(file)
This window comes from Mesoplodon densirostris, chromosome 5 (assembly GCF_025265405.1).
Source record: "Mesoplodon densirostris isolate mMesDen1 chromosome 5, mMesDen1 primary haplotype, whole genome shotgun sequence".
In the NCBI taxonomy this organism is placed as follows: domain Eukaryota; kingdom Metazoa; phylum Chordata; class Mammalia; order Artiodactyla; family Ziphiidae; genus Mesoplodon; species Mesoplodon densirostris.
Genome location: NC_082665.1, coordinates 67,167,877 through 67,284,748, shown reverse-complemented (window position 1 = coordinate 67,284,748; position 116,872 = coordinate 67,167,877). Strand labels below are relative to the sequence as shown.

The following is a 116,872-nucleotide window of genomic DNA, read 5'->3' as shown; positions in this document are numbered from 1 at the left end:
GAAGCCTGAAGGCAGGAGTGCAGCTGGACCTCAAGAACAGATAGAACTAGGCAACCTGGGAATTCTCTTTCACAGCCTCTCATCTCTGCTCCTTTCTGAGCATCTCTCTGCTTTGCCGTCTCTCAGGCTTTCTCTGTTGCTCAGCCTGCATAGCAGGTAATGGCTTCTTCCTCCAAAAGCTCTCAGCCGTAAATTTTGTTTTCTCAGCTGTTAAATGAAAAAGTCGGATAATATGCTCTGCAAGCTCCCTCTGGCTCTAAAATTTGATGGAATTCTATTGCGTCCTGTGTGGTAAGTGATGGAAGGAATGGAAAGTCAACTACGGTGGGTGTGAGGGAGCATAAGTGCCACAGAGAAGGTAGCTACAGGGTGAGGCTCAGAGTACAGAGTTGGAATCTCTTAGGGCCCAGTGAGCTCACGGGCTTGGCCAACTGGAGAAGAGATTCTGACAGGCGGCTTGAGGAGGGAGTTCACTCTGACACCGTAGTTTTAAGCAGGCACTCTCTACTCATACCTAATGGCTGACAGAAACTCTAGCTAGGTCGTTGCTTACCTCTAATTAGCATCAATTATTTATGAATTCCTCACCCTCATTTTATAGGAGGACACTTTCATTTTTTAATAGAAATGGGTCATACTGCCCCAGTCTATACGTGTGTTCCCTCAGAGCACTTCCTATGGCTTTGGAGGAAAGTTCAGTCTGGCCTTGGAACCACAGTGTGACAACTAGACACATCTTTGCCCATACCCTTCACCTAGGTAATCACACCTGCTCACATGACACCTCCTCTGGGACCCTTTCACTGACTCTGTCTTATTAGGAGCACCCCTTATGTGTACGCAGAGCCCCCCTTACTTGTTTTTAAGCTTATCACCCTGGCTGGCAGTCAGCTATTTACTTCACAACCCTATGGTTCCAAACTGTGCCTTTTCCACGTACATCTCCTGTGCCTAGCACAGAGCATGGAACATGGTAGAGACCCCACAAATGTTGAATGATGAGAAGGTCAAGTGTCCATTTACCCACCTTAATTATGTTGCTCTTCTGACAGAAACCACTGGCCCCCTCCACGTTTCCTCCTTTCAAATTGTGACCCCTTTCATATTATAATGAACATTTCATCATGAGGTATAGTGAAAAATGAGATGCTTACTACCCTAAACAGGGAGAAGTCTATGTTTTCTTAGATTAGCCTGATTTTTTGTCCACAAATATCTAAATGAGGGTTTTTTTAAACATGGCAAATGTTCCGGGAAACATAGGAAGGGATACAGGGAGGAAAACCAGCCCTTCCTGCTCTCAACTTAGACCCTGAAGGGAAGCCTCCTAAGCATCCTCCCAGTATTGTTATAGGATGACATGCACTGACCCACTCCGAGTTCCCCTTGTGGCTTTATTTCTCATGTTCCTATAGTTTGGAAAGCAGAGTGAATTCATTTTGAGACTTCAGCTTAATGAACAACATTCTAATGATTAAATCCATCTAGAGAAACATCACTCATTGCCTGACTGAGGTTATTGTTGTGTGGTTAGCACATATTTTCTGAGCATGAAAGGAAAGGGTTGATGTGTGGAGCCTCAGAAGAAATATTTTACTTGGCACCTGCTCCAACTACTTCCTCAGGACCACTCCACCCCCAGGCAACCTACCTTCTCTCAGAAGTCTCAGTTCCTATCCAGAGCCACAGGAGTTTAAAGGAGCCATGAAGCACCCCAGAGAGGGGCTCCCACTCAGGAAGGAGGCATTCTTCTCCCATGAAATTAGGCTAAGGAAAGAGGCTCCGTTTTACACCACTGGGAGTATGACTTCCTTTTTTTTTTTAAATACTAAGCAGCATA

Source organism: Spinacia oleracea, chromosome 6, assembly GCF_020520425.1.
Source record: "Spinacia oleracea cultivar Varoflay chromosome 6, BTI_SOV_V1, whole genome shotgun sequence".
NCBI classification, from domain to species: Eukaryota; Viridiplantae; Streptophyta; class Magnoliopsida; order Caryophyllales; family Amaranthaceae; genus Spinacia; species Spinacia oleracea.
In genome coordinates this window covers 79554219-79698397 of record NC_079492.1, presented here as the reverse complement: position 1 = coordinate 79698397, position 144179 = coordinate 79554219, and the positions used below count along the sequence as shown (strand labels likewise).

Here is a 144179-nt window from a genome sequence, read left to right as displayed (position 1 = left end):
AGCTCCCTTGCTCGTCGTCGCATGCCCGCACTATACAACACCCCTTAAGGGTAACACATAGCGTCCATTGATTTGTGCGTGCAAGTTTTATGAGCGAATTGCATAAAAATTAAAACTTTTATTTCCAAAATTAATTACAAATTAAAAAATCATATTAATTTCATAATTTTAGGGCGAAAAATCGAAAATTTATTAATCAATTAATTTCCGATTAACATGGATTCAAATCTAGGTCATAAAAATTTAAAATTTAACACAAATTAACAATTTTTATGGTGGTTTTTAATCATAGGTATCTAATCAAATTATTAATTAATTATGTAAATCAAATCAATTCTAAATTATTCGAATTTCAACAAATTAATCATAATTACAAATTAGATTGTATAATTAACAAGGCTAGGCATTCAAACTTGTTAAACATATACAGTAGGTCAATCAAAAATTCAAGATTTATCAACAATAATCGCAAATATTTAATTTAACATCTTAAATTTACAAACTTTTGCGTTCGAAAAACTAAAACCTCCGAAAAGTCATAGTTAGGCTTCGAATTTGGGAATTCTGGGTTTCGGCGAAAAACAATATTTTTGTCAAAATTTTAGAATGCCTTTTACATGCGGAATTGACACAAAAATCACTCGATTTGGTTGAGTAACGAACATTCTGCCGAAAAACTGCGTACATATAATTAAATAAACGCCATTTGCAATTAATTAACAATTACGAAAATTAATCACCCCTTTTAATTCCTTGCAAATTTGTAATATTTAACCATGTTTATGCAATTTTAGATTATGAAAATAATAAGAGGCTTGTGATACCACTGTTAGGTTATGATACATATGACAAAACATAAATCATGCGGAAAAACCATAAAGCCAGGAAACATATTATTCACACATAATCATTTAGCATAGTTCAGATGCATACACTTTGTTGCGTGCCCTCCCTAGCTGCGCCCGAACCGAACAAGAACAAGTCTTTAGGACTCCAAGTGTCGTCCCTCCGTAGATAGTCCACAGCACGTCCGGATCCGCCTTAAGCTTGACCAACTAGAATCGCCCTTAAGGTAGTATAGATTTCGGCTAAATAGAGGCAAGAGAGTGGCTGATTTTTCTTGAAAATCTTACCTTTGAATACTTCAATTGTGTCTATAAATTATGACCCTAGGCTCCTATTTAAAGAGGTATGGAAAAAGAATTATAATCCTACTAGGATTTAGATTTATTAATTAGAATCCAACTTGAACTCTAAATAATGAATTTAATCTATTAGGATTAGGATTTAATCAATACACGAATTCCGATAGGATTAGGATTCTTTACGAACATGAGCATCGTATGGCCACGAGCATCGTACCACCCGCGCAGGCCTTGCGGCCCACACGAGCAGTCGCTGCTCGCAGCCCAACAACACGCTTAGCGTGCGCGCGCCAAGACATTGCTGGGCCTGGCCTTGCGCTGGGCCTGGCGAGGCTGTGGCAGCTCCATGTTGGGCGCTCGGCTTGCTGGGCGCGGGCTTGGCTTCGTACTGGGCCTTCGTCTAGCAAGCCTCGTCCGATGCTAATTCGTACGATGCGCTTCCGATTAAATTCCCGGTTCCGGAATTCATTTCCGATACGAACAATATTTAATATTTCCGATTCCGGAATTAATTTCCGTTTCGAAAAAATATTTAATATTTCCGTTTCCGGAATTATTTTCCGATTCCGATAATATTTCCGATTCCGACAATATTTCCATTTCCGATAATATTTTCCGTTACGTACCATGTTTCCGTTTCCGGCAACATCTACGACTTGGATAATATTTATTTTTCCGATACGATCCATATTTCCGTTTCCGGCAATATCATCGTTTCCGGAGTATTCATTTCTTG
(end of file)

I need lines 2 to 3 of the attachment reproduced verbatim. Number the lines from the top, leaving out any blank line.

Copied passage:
Source record: "Mesoplodon densirostris isolate mMesDen1 chromosome 5, mMesDen1 primary haplotype, whole genome shotgun sequence".
In the NCBI taxonomy this organism is placed as follows: domain Eukaryota; kingdom Metazoa; phylum Chordata; class Mammalia; order Artiodactyla; family Ziphiidae; genus Mesoplodon; species Mesoplodon densirostris.